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May 16: The future of environmentally friendly transportation in Los Angeles

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Decarbonizing transportation: mobility in Los Angeles

Los Angeles County has plans to shift its entire bus fleet to electric by 2030, which is one step toward a future with in which transportation does not contribute to greenhouse gas emissions to the extent that it does now. To further discuss what environmentally friendly transportation in L.A. could look like in the future, the Hammer Museum at UCLA is hosting a panel, “Decarbonizing Transportation: Mobility in Los Angeles,” on Wednesday, May 16.

This discussion, which is part of a year-long series “Future L.A.: Engineering a Sustainable Supercity,” is co-presented by the UCLA Sustainable LA Grand Challenge. Future L.A. explores technology, infrastructure and ideas that can transform the region and make Los Angeles the first entirely sustainable “megacity” in the United States.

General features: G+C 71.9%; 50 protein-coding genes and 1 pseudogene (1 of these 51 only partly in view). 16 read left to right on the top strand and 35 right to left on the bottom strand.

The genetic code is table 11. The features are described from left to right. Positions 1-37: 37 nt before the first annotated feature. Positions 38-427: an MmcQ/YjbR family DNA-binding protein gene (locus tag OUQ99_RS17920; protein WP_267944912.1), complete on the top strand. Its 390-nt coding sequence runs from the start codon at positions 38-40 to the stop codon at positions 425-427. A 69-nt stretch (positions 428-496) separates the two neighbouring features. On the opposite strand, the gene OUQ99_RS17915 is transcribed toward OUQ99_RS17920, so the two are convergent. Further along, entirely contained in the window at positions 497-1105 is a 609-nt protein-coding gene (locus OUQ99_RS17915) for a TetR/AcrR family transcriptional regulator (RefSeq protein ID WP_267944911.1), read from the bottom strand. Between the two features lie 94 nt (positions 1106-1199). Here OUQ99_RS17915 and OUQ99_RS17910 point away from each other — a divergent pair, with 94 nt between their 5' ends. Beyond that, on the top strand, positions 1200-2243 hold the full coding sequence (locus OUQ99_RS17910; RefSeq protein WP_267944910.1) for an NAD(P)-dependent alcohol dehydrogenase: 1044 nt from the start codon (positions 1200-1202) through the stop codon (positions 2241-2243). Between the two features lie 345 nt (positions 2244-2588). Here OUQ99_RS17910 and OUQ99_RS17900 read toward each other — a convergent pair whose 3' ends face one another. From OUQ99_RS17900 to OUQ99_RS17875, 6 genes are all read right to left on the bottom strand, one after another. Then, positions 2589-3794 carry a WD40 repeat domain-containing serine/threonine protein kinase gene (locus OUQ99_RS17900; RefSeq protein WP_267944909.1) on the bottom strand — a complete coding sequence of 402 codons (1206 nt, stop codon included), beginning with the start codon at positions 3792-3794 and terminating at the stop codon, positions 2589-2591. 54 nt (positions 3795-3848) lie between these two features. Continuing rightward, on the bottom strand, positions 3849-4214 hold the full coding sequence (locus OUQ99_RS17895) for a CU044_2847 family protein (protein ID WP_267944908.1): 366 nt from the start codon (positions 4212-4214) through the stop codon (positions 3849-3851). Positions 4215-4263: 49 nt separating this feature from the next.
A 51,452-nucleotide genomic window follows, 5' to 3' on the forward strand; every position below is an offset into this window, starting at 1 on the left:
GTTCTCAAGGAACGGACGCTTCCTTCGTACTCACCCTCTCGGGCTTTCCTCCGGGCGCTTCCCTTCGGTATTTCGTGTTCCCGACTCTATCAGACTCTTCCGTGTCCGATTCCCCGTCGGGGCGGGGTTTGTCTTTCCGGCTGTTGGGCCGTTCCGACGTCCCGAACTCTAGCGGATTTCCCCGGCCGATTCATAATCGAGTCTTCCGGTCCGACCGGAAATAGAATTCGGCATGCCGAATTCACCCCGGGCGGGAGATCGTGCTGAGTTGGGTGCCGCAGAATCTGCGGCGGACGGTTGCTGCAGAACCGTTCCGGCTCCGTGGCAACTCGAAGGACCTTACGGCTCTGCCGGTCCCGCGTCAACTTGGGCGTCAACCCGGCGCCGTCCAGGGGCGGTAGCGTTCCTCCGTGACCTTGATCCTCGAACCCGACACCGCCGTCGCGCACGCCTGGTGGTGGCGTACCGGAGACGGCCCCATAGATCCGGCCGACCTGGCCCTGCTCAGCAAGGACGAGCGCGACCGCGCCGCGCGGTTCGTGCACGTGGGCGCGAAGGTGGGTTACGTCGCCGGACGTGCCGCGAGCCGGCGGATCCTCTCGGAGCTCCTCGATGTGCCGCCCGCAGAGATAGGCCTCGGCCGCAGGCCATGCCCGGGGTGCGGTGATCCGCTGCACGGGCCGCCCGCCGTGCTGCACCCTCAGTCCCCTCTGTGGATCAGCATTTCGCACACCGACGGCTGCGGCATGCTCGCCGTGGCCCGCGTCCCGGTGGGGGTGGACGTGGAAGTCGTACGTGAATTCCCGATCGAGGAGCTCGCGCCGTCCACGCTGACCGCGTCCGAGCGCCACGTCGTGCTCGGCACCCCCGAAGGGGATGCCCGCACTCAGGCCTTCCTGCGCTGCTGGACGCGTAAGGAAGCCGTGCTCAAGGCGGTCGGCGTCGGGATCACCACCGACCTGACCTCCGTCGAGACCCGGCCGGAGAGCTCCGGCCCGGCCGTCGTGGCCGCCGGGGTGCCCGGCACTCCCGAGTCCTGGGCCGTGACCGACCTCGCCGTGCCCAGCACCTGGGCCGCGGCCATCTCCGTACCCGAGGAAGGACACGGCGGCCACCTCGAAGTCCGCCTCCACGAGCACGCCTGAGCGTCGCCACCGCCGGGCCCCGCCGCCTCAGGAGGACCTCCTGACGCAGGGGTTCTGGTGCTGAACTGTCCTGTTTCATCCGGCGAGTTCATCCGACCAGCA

The panel will feature Brian Taylor, professor of urban planning in the UCLA Luskin School of Public Affairs and director of both the Lewis Center for Regional Policy Studies and the Institute of Transportation Studies at UCLA; Río Oxas of Multicultural Communities for Mobility; and Romel Pascual, executive director of CicLAvia and former Los Angeles deputy mayor for energy and environment. Jay Kim, assistant general manager of mobility management, Los Angeles Department of Transportation, will moderate the discussion.

Starting at 7:30 p.m., panelists will talk about how to create decarbonized urban pathways and infrastructure that enhance access for pedestrians, drivers, bicyclists and mass transit riders alike.

This event is free and open to the public, but tickets are required. General admission tickets are available one per person on a first come, first served basis following member ticketing. Early arrival is recommended.

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